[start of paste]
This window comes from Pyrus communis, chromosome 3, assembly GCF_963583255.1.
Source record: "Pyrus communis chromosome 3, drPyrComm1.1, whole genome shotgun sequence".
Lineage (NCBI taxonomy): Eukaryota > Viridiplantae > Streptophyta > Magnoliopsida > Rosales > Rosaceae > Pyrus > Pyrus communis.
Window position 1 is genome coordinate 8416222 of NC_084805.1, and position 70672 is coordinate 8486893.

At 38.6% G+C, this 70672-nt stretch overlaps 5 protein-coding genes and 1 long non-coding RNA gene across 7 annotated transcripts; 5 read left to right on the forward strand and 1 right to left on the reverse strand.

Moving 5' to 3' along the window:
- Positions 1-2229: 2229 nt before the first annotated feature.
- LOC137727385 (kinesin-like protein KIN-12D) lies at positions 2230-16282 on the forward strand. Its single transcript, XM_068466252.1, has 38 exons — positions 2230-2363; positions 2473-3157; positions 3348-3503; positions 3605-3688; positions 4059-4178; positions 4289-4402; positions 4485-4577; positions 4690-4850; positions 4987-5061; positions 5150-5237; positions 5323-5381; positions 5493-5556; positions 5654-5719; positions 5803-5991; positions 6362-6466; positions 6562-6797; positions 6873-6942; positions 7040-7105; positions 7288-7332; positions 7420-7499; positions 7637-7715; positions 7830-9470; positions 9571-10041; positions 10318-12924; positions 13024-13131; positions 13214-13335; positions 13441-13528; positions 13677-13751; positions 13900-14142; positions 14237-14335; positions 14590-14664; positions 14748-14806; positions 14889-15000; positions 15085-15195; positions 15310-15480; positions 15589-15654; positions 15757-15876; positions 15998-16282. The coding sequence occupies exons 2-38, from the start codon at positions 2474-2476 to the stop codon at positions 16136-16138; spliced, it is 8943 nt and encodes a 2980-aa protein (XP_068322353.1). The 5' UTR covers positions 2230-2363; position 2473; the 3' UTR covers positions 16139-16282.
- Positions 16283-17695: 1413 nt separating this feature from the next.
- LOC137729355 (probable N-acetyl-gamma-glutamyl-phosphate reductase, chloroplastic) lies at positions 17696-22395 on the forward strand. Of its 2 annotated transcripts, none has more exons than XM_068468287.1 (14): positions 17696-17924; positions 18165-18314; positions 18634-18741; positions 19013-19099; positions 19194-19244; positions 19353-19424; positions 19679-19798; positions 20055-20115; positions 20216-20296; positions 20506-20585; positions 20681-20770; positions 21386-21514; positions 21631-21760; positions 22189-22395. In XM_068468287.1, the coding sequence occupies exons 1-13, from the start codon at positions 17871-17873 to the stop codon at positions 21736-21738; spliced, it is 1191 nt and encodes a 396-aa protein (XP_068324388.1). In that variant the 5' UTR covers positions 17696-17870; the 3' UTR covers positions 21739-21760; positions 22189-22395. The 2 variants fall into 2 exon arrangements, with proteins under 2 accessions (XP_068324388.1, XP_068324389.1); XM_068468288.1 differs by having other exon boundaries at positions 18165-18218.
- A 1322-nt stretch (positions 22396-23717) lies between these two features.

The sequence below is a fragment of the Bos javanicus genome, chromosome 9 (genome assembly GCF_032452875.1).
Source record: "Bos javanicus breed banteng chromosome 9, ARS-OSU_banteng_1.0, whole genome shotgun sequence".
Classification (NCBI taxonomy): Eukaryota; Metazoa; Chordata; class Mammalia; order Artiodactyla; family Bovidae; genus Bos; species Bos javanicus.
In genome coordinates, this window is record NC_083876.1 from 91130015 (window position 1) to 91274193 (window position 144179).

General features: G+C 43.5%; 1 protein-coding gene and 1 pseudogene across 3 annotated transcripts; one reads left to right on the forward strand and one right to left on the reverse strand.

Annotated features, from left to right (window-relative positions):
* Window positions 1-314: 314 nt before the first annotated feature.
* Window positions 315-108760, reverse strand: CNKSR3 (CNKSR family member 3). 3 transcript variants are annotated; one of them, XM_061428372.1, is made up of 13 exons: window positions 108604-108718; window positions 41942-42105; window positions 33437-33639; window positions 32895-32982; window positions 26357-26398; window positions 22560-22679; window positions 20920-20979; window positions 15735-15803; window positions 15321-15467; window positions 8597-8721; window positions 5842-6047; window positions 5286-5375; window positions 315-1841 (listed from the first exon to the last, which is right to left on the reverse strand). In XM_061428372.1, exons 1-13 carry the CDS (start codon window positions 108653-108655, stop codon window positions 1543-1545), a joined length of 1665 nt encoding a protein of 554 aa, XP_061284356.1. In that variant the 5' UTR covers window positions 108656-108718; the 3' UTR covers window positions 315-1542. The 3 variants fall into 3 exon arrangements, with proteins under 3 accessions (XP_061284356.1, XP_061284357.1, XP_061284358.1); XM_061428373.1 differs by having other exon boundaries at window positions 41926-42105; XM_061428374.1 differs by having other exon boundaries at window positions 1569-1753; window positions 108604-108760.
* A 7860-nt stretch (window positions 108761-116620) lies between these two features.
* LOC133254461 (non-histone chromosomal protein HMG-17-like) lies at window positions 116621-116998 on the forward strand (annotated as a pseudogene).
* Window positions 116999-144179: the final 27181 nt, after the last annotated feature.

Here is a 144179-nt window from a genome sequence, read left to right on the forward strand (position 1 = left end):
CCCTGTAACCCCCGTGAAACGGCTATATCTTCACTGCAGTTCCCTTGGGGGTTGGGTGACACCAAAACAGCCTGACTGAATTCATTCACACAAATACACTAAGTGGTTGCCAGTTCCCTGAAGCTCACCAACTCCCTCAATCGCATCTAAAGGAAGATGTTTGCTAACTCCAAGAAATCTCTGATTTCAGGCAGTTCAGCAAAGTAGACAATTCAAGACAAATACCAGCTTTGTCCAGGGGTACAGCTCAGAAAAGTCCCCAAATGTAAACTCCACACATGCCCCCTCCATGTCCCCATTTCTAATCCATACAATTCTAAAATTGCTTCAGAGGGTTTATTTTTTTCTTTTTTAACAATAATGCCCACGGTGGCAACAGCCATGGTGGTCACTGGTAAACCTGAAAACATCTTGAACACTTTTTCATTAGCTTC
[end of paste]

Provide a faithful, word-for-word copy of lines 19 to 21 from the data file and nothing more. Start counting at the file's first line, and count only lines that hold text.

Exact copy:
* Window positions 315-108760, reverse strand: CNKSR3 (CNKSR family member 3). 3 transcript variants are annotated; one of them, XM_061428372.1, is made up of 13 exons: window positions 108604-108718; window positions 41942-42105; window positions 33437-33639; window positions 32895-32982; window positions 26357-26398; window positions 22560-22679; window positions 20920-20979; window positions 15735-15803; window positions 15321-15467; window positions 8597-8721; window positions 5842-6047; window positions 5286-5375; window positions 315-1841 (listed from the first exon to the last, which is right to left on the reverse strand). In XM_061428372.1, exons 1-13 carry the CDS (start codon window positions 108653-108655, stop codon window positions 1543-1545), a joined length of 1665 nt encoding a protein of 554 aa, XP_061284356.1. In that variant the 5' UTR covers window positions 108656-108718; the 3' UTR covers window positions 315-1542. The 3 variants fall into 3 exon arrangements, with proteins under 3 accessions (XP_061284356.1, XP_061284357.1, XP_061284358.1); XM_061428373.1 differs by having other exon boundaries at window positions 41926-42105; XM_061428374.1 differs by having other exon boundaries at window positions 1569-1753; window positions 108604-108760.
* A 7860-nt stretch (window positions 108761-116620) lies between these two features.
* LOC133254461 (non-histone chromosomal protein HMG-17-like) lies at window positions 116621-116998 on the forward strand (annotated as a pseudogene).